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  1. I saw this post in the ‘recommended posts’ and I think it was only there (our blogs are not similar) because I’d liked a post that my friend had written, and she also compared life to a chess game. Her post was her final post though before leaving the internet, but her sketch (she’s an artist) was titled ‘Zeitnot’, which I believe is a chess term? She doesn’t say much about life and chess as it’s a farewell post, but if you want to see it and see the sketch, the post is ‘Zeitnot Muse End’ and she is Tala Vernon (The Abstract World Of A Welsh Woman). I have to be honest I had never seen chess being like life until I read my friend’s post, and then when I read your post, which goes into a lot more detail it certainly got me thinking. I used to play chess years ago in my school days, and I would agree that it IS like life, and I think (as Tala thinks) we are each a certain piece on the board (the board is life), and a pawn can never be a King or a Queen, and there are certain rules which are different, depending on whether you are a pawn or a King! This is a fascinating subject, and it has also got me thinking about taking up chess again. Thanks for a great read.

    Liked by 1 person

    1. Hey Lupuslapis, thanks for having a read and taking the time to comment. I checked out your website and you have some great artwork there, you’ve got so much talent. Do you exhibit your work?

      To respond to the word Zeitnot, it refers to when a Chess player does not have much time left to complete required moves. It would only apply as a rule if you were playing a timed game, if it was just a game for fun with friends you may not choose to put a ‘time limit’ on each players turn.

      Whilst I agree that, in Chess, there are certain rules for one piece that do not apply to others and in life, there are certain limits that apply to one person that do not apply to another, do continue to remember that in Chess, once a Pawn makes it to the end of the opponents side of the board, it can choose to become another piece that is above it (for example, it can become a Queen).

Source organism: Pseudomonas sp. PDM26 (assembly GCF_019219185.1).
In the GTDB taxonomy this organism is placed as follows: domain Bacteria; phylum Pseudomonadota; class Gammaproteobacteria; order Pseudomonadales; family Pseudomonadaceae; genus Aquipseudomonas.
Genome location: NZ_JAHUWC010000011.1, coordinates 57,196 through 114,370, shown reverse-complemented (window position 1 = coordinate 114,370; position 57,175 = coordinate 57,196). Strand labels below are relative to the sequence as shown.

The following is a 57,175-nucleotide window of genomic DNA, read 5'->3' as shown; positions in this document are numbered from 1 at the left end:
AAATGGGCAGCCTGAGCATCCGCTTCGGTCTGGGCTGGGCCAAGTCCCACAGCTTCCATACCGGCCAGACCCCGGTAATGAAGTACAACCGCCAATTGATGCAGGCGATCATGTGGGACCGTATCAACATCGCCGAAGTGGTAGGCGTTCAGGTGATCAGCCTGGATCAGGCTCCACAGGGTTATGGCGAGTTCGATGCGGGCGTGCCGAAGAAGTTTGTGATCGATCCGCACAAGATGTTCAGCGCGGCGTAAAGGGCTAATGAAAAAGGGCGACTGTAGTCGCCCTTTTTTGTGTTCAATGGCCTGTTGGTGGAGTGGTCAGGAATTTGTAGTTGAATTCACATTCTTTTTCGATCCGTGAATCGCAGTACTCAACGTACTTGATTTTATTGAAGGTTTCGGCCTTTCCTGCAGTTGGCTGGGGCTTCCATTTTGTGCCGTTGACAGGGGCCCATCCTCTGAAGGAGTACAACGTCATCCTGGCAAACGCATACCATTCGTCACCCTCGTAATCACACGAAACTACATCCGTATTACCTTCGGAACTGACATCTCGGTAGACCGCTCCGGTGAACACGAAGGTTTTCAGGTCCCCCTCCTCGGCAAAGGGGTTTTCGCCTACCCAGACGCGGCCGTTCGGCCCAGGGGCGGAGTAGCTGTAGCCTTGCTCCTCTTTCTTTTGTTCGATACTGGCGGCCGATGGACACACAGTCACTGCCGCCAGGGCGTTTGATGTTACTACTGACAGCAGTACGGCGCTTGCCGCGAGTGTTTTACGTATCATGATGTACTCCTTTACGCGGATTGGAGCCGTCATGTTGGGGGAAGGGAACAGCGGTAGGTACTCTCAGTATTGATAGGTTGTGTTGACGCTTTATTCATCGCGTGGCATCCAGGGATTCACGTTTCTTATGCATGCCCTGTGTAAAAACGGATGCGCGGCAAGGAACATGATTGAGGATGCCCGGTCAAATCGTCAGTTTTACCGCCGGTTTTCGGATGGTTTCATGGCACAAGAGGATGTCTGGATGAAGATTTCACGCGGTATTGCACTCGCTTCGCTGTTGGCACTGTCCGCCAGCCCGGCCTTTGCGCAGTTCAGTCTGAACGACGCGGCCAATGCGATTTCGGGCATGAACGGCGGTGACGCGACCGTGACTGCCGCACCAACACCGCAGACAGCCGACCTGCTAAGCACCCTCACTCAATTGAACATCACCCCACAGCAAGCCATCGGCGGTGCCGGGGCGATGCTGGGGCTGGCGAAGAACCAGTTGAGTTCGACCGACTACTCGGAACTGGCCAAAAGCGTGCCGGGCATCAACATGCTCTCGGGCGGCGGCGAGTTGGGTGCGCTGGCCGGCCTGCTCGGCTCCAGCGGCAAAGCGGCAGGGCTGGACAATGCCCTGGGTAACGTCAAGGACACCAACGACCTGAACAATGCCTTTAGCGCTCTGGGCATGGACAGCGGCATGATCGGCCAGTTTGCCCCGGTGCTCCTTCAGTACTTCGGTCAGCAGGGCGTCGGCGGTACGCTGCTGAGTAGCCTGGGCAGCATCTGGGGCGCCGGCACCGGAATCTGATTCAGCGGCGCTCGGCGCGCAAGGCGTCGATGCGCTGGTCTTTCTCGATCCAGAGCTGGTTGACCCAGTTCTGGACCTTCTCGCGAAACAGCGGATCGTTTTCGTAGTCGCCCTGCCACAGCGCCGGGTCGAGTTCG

In life we see this played out too and no matter how bad our circumstances may appear, we can always rise above them. A quick look at Paralympians, or people who have found their way out of poverty and other people who didn’t have the best education (or barely any education at all) who are now the millionaire business owners of the world today shows us that the history of humanity is decorated with stories of those who were not willing to let their circumstances define them or dictate to them how their life was going to be. Just as the Pawn can become a Queen when the time is right, so too can the underdog (or cat, depending on your preference) rise up to the highest levels attainable.

      Again, thank you for visiting my website, although our blogs aren’t similar I do hope you visit me here again in the future as I may write something else you enjoy.

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      1. It’s a fascinating subject, likening chess to life. I think only people who actually play chess can see the real connection though, even if they basically know about chess. I think I’m a Bishop, I tend to go diagonally through life! My wife is more of a Castle. I mentioned the word Zeitnot as that is what my friend named the sketch and she likened her ‘muse’ to a chess piece. He was a King piece, but she sadly likens herself as a Pawn. Although my blog is just sketches, I do have an interest in other things, so I will keep a look out for more posts of interest from you. Enjoy your day.